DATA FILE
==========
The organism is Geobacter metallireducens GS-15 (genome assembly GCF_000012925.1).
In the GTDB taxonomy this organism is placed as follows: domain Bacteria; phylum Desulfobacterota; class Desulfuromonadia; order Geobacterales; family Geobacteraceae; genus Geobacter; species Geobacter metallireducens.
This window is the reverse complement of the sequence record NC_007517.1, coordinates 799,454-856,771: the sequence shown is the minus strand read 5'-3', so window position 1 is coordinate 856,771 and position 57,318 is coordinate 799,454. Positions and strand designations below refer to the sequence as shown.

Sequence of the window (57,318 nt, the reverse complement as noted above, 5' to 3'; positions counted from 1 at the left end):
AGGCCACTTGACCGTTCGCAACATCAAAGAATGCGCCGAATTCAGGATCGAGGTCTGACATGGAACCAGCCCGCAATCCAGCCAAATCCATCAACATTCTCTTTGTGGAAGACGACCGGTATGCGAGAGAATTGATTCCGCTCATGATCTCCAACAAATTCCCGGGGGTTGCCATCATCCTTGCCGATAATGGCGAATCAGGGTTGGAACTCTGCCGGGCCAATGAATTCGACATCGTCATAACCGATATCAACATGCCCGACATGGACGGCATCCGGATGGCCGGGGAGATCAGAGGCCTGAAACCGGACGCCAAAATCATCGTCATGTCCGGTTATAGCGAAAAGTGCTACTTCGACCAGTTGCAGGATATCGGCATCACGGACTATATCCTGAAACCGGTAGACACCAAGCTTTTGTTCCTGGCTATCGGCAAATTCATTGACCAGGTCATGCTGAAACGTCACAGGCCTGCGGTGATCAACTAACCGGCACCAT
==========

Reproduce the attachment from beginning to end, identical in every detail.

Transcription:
The organism is Geobacter metallireducens GS-15 (genome assembly GCF_000012925.1).
In the GTDB taxonomy this organism is placed as follows: domain Bacteria; phylum Desulfobacterota; class Desulfuromonadia; order Geobacterales; family Geobacteraceae; genus Geobacter; species Geobacter metallireducens.
This window is the reverse complement of the sequence record NC_007517.1, coordinates 799,454-856,771: the sequence shown is the minus strand read 5'-3', so window position 1 is coordinate 856,771 and position 57,318 is coordinate 799,454. Positions and strand designations below refer to the sequence as shown.

Sequence of the window (57,318 nt, the reverse complement as noted above, 5' to 3'; positions counted from 1 at the left end):
AGGCCACTTGACCGTTCGCAACATCAAAGAATGCGCCGAATTCAGGATCGAGGTCTGACATGGAACCAGCCCGCAATCCAGCCAAATCCATCAACATTCTCTTTGTGGAAGACGACCGGTATGCGAGAGAATTGATTCCGCTCATGATCTCCAACAAATTCCCGGGGGTTGCCATCATCCTTGCCGATAATGGCGAATCAGGGTTGGAACTCTGCCGGGCCAATGAATTCGACATCGTCATAACCGATATCAACATGCCCGACATGGACGGCATCCGGATGGCCGGGGAGATCAGAGGCCTGAAACCGGACGCCAAAATCATCGTCATGTCCGGTTATAGCGAAAAGTGCTACTTCGACCAGTTGCAGGATATCGGCATCACGGACTATATCCTGAAACCGGTAGACACCAAGCTTTTGTTCCTGGCTATCGGCAAATTCATTGACCAGGTCATGCTGAAACGTCACAGGCCTGCGGTGATCAACTAACCGGCACCAT